The DVD begins with the wonderfully returned SIDEVIEW PROMO from Nigel McGuinness. He compares the importance of tonight’s main event, challenging Takeshi Morishima for the ROH Title, to perhaps the biggest, greatest match in UK history, that being Bret Hart vs. Davey Boy Smith at SummerSlam 1992. That classic he experienced in person at Wembley Stadium inspired him to pursue the dream of being a pro wrestler, and here he is 15 years later. He’s paid his dues and made his sacrifices, proud to now be a pro wrestler, and now the next dream is to become ROH Champion to build his legacy. In what rings very true a decade later, he questions how much longer he can do this since his body is beginning to break down. That makes his goal that much more important – no longer to just be in great matches, but to actually win those great matches. Tonight is special. Credit to McGuinness for overcoming the awful camera angle choice and getting me to take this match seriously.

Claudio Castagnoli blames himself for the Kings of Wrestling losing the Tag Titles 5 months ago, citing that he was negotiating to leave. Now that he’s stuck around and was offered an olive branch by ROH, he’s gonna take advantage and improve. He’s happy to now have a Tag Title opportunity in the bank, but says the mystery remains who he’ll pick as his partner. Fucking boring as a solo babyface.

Rocky Romero vs. Claudio Castagnoli

Good stalemate early, and Castagnoli would rub Romero’s arrogance back in his face, mocking his lack of height. In retaliation, and perhaps showing Castagnoli shouldn’t have succumbed to such trolling, Romero kicked his legs, leaving the taller Swiss man prone to be knocked down with a shoulder charge. Romero was very good in using his submission expertise to counter Castagnoli’s power move attempts, including evading the Alpamari Waterslide.

Castagnoli relied primarily on press-ups and uppercuts to keep him in the match. That wasn’t enough for him ultimately though, because Romero once again countered for the finish, this time with an inside cradle after about 10 minutes of good but nothing special action.

Rating: ***

Jay Briscoe & Erick Stevens vs. Kevin Steen & El Generico

A match of 3 easily distinguishable acts. The first would be with Stevens involved, which was fine stuff and showed he had decent chemistry with Jay as a tag partner. It would prove ultimately meaningless when the No Remorse Corps attacked him to take him out of the equation. Davey Richards truly comes across as an artificial extravert, rather than playing the more natural introvert we saw out of Chris Benoit during his days as a Horsemen that I believe he’s far better suited for. This wasn’t an effective way to take Stevens out of the match either. Instead of the NRC severely targeting a body part, they just shoved him into the guard rail and made his back sore. This is the kind of shit that got Roman Reigns even more heavily booed in the 2016 Royal Rumble match – we’ve seen too many gutsy efforts under far more trying circumstances to accept that THIS is enough to take someone out of battle. The story would’ve been more effective with Stevens having his knees fucked up by the NRC, taking away his ability to stand and walk, and that could’ve played into future matches for him as well since he’s so reliant on power moves.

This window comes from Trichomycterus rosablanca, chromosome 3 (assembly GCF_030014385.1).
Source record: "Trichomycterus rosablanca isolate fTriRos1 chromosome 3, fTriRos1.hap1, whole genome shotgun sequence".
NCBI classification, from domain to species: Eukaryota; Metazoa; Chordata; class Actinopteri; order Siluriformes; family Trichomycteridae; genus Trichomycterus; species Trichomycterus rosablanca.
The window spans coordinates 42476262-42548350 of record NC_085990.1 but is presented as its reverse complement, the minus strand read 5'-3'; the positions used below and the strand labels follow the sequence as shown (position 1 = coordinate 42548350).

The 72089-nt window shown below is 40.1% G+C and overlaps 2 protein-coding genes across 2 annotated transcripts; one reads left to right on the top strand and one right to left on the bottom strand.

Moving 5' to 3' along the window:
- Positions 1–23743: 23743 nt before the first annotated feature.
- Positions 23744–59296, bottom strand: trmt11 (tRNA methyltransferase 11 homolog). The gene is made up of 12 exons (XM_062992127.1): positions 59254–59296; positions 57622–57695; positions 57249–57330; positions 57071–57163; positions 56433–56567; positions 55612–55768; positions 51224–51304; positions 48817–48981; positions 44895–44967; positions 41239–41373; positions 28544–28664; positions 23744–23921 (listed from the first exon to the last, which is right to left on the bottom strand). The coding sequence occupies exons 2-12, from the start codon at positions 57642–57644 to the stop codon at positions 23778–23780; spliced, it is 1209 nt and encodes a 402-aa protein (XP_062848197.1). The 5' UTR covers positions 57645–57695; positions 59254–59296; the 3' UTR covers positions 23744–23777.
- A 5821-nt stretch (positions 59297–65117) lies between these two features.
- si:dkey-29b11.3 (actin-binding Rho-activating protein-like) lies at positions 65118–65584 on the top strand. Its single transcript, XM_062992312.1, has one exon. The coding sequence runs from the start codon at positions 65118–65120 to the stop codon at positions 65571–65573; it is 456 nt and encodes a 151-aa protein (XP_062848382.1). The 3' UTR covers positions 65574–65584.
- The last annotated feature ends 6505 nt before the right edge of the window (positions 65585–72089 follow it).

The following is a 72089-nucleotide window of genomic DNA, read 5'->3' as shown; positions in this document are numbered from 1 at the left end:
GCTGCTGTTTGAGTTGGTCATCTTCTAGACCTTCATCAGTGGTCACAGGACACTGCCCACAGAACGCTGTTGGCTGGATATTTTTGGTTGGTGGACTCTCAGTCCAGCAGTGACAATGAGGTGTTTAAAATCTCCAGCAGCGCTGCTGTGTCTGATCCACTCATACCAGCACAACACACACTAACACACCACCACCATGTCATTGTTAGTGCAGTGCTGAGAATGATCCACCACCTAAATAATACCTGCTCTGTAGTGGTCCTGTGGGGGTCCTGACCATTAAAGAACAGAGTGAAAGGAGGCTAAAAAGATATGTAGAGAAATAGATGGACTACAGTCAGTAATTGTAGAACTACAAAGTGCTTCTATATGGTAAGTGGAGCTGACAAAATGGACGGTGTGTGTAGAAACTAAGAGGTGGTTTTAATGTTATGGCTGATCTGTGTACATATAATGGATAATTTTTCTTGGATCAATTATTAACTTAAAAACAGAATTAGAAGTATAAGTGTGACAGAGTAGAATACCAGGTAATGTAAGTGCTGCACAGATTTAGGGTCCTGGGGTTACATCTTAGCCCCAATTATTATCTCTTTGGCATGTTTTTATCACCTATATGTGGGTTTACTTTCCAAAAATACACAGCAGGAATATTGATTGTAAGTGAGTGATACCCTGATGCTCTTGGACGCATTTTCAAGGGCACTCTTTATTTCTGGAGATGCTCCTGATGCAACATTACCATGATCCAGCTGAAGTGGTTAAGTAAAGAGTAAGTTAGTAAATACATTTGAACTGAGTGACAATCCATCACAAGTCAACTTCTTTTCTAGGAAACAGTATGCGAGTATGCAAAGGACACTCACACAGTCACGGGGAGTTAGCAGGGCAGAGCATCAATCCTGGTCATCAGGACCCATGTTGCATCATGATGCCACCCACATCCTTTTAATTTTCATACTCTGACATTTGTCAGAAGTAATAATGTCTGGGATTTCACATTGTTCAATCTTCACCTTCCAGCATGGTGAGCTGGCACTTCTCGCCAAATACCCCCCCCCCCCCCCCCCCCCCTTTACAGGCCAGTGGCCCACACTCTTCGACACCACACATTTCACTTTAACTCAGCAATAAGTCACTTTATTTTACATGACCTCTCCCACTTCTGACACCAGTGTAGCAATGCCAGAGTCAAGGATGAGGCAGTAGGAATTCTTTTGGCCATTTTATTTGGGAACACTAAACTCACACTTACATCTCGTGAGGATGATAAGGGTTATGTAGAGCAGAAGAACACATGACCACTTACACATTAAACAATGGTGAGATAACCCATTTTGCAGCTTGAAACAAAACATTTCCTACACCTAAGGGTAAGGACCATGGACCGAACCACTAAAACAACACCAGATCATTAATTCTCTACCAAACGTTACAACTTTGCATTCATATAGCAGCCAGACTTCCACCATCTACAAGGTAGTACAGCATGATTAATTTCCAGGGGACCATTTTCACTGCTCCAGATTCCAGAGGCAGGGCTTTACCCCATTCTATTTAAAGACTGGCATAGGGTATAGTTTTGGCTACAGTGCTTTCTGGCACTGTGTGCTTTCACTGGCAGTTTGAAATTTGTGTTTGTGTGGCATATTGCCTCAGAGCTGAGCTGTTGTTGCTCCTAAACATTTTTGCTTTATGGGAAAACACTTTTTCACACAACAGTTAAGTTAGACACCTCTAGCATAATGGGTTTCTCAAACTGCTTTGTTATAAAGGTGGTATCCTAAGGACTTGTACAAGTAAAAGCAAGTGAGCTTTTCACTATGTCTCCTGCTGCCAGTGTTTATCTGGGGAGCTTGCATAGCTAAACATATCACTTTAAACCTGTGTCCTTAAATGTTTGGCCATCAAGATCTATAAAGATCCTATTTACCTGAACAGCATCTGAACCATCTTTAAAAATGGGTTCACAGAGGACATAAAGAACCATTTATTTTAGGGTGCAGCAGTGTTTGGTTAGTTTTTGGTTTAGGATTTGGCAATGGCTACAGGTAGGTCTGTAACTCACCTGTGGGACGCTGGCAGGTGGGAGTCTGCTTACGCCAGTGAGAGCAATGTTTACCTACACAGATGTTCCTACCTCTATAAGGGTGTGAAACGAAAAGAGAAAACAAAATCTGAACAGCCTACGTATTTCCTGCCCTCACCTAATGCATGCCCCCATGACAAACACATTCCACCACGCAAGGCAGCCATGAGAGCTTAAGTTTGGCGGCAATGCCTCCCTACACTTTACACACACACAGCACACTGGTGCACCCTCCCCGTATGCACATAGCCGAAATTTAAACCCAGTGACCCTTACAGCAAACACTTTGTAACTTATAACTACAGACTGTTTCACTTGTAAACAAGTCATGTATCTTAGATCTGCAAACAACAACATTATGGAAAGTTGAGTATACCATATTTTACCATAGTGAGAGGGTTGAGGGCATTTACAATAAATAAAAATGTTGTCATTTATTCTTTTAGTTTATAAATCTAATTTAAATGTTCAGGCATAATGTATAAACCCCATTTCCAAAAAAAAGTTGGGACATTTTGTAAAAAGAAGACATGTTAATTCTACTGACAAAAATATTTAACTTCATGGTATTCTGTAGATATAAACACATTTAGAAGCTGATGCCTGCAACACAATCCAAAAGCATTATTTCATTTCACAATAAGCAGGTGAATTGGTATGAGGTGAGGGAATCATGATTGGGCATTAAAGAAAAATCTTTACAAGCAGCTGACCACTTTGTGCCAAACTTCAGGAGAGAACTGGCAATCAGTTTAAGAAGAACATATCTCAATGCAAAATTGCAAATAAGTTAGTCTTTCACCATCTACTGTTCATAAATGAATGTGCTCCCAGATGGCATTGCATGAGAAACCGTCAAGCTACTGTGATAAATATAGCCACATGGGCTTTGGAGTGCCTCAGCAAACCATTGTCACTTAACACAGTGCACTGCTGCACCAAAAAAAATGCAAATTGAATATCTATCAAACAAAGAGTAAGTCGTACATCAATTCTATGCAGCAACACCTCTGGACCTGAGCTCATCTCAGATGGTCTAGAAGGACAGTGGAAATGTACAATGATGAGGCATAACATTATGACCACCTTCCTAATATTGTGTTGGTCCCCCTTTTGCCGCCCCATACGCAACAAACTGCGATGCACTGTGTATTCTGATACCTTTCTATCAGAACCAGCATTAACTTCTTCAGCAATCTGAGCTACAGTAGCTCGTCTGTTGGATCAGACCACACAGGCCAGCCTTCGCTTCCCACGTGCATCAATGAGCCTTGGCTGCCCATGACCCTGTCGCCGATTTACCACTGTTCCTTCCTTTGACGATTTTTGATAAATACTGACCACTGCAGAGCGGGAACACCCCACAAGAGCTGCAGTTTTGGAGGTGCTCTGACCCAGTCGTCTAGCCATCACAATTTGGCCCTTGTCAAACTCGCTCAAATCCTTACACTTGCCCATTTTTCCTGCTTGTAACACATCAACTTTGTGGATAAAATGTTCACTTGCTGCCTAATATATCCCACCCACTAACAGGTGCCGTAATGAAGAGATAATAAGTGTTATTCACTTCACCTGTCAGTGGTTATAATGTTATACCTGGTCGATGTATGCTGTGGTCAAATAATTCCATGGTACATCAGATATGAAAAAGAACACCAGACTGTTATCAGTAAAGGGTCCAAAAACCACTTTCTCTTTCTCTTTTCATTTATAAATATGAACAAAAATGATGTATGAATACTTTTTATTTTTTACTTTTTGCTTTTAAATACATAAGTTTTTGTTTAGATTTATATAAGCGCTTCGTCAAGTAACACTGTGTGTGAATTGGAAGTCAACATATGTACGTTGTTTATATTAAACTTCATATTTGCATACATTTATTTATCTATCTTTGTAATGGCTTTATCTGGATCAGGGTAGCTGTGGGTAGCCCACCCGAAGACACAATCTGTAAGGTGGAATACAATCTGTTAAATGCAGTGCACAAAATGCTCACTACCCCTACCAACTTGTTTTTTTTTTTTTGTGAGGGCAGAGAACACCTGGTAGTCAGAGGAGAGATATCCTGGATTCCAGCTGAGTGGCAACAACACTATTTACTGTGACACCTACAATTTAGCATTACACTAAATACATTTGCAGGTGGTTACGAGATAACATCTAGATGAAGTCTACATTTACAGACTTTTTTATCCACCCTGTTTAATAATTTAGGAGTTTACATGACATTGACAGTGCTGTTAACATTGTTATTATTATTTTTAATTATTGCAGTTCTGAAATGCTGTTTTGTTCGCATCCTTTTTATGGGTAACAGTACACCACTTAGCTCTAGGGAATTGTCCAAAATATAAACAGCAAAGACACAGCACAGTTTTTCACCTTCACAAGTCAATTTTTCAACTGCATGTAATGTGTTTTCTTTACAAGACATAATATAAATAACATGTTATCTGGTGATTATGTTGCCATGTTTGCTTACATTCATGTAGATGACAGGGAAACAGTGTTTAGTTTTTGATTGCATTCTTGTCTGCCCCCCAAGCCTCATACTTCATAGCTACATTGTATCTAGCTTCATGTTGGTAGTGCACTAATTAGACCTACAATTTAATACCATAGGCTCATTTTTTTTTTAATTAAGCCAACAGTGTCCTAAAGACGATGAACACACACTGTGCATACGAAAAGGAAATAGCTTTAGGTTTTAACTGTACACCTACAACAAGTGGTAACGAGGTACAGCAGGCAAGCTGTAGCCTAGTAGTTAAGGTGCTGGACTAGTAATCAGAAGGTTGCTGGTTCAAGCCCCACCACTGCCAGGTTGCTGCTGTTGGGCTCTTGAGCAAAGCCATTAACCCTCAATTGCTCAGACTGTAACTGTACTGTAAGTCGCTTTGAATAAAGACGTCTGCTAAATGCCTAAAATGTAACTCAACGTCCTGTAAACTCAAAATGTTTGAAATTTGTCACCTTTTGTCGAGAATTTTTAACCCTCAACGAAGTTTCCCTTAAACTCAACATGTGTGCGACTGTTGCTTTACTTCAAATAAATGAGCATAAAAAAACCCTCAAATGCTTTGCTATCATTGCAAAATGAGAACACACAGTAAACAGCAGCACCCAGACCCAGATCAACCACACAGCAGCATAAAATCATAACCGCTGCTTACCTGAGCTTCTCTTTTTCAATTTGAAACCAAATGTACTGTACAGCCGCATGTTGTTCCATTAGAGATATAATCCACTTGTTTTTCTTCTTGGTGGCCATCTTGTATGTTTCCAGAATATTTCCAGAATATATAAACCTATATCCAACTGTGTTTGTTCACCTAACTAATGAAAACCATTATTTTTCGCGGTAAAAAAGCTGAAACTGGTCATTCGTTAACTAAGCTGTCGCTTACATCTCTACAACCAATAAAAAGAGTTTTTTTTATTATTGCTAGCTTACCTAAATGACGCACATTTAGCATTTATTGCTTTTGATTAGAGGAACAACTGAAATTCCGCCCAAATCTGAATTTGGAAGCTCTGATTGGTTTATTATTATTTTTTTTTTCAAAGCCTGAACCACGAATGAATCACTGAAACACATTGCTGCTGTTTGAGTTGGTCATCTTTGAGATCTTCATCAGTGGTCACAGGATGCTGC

The second act would be Jay having to play solo against Steen & Generico, and he put forth a good effort. Steen continued to be a marvelous troll, mocking that Jay was outnumbered, while Generico was simply focused on just winning this competition and nothing more. But it became clear after several minutes that unlike when he and his brother had the numbers advantage against Colt Cabana at Death Before Dishonor II Pt. 2, he wouldn’t be able to get a fall on his own.

The third and by far hottest act would be Mark arriving from the crowd in street clothes to be his brother’s impromptu partner, despite their mother protesting the decision. The crowd was totally into this, and he was tremendous playing a wounded yet still fresh substitution to the match. The concussion storyline was incredibly effective, with the crowd not caring for Steen or Generico doing any damage to his head at all, and Mark sold it incredibly well. One would hope that the concussion was being exaggerated, although considering this was 2 months prior to the 9/11 of pro wrestling, it very well may have been real and it was decided to incorporate that dangerous reality into the match.